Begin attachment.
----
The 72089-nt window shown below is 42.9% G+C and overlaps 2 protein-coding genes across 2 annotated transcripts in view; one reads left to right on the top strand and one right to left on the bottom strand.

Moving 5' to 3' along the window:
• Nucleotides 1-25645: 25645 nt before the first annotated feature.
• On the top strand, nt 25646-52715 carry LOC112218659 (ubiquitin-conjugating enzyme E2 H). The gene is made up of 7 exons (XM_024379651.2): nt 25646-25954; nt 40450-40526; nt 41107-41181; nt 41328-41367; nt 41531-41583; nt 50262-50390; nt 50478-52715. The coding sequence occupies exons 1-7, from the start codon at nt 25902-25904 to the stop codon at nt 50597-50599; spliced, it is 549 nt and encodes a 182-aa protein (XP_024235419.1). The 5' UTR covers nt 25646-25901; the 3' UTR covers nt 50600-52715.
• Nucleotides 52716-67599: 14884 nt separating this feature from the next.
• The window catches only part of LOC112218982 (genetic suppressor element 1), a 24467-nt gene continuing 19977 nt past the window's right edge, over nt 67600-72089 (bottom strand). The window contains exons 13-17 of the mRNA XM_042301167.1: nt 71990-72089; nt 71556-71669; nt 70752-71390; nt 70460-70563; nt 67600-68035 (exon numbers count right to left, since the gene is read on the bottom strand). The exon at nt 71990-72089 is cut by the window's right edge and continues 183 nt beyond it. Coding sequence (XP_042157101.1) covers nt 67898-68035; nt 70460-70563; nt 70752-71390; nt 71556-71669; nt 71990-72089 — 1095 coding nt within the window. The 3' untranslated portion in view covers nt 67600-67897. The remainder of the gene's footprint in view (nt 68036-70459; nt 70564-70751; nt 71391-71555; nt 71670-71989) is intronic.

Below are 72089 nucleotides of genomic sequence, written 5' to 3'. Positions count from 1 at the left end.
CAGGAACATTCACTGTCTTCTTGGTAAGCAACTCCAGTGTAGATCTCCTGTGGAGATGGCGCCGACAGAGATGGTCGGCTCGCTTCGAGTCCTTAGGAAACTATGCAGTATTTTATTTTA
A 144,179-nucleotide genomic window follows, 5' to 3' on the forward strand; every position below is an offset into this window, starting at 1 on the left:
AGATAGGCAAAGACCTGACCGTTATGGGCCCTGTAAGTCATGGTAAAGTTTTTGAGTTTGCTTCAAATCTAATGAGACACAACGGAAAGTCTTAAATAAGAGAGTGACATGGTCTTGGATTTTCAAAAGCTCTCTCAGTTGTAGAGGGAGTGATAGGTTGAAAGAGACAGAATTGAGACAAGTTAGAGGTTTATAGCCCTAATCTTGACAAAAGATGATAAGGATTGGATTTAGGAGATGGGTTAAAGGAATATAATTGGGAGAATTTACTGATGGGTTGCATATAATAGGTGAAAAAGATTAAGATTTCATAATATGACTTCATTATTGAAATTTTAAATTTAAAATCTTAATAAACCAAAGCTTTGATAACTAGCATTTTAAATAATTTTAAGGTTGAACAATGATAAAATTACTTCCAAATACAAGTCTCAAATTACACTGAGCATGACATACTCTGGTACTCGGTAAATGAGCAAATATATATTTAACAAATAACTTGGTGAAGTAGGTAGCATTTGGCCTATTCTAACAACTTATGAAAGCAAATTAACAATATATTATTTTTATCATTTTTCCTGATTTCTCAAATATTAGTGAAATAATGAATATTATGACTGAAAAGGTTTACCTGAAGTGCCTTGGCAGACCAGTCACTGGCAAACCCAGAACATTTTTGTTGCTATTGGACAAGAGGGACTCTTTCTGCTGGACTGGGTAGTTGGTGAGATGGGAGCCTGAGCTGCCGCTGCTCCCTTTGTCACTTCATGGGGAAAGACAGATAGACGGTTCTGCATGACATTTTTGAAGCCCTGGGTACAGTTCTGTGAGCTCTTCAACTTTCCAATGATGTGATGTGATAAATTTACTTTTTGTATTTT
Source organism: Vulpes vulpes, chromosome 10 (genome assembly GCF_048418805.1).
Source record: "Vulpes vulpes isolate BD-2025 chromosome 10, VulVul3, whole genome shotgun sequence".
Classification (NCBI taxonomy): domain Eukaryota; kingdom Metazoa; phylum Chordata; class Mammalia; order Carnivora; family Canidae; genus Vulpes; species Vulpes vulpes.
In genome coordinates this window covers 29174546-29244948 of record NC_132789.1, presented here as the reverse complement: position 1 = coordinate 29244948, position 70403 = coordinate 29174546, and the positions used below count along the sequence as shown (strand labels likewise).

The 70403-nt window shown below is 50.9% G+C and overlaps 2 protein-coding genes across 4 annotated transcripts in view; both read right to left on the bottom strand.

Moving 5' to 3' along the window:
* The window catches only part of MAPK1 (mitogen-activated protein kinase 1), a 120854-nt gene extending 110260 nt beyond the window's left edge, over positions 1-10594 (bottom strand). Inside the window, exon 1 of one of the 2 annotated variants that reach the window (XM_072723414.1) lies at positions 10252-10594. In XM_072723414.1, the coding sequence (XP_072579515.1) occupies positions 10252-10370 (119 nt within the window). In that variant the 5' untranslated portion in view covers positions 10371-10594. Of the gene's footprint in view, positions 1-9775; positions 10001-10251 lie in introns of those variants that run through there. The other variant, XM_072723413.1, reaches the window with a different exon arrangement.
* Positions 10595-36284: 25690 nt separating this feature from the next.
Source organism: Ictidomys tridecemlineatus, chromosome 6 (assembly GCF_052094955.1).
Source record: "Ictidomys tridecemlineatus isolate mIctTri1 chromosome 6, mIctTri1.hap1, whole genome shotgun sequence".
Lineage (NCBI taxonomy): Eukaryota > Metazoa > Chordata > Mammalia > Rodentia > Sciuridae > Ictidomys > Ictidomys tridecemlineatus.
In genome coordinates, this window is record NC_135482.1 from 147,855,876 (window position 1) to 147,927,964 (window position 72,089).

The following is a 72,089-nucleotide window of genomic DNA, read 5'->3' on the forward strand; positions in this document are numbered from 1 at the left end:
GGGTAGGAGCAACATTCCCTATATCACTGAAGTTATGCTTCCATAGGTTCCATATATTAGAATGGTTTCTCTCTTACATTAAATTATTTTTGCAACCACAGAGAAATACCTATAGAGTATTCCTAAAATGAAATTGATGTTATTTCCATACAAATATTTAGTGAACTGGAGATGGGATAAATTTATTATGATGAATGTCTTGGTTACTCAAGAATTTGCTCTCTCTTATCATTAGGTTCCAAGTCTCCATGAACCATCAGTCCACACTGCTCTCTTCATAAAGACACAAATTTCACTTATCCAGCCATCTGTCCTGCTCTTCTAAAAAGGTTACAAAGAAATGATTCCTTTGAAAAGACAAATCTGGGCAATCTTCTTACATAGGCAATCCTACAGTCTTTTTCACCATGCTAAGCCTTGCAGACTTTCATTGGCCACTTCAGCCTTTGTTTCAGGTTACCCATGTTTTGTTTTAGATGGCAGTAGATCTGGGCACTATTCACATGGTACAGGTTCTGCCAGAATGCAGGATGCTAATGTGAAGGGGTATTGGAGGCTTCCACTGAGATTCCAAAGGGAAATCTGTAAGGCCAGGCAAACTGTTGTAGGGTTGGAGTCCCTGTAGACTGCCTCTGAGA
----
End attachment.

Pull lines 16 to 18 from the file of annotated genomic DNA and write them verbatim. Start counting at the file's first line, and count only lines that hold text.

Moving 5' to 3' along the window:
* The window catches only part of MAPK1 (mitogen-activated protein kinase 1), a 120854-nt gene extending 110260 nt beyond the window's left edge, over positions 1-10594 (bottom strand). Inside the window, exon 1 of one of the 2 annotated variants that reach the window (XM_072723414.1) lies at positions 10252-10594. In XM_072723414.1, the coding sequence (XP_072579515.1) occupies positions 10252-10370 (119 nt within the window). In that variant the 5' untranslated portion in view covers positions 10371-10594. Of the gene's footprint in view, positions 1-9775; positions 10001-10251 lie in introns of those variants that run through there. The other variant, XM_072723413.1, reaches the window with a different exon arrangement.
* Positions 10595-36284: 25690 nt separating this feature from the next.